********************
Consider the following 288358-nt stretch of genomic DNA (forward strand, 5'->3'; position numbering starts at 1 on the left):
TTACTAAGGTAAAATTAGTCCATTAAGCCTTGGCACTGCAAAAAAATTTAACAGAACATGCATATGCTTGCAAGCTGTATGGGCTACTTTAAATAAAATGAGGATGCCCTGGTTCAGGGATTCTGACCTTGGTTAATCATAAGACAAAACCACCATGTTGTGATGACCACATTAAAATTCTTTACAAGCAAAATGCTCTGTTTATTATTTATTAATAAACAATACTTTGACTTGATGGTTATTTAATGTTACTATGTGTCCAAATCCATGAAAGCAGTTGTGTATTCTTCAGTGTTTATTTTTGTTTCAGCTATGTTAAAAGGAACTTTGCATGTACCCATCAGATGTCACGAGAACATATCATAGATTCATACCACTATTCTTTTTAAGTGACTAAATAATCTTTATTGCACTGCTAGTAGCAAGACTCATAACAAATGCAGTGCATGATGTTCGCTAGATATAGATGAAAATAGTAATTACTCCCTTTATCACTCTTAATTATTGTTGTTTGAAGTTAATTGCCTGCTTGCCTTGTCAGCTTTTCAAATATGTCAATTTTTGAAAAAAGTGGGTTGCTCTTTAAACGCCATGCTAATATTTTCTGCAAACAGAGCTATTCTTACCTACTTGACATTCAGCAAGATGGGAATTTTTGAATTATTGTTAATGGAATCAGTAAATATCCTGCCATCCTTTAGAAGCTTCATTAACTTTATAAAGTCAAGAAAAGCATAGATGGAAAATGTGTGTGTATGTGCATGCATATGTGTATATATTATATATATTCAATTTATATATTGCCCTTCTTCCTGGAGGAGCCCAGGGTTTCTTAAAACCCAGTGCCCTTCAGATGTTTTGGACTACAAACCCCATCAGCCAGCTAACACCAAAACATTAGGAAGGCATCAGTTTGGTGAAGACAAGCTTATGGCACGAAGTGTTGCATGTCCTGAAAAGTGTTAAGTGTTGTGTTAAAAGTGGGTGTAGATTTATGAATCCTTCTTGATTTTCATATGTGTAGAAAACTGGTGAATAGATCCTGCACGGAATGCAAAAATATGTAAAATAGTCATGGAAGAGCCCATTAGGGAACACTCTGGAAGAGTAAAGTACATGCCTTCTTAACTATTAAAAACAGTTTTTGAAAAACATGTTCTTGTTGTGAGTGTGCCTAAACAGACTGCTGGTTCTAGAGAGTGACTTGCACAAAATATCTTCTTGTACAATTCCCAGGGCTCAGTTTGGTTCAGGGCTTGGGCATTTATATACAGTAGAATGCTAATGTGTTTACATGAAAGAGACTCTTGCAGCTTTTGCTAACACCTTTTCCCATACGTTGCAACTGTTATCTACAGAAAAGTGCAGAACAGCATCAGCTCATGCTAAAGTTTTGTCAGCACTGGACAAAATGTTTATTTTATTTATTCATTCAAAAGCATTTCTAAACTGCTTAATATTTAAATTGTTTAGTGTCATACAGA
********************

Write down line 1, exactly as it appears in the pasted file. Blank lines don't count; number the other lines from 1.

Consider the following 288358-nt stretch of genomic DNA (forward strand, 5'->3'; position numbering starts at 1 on the left):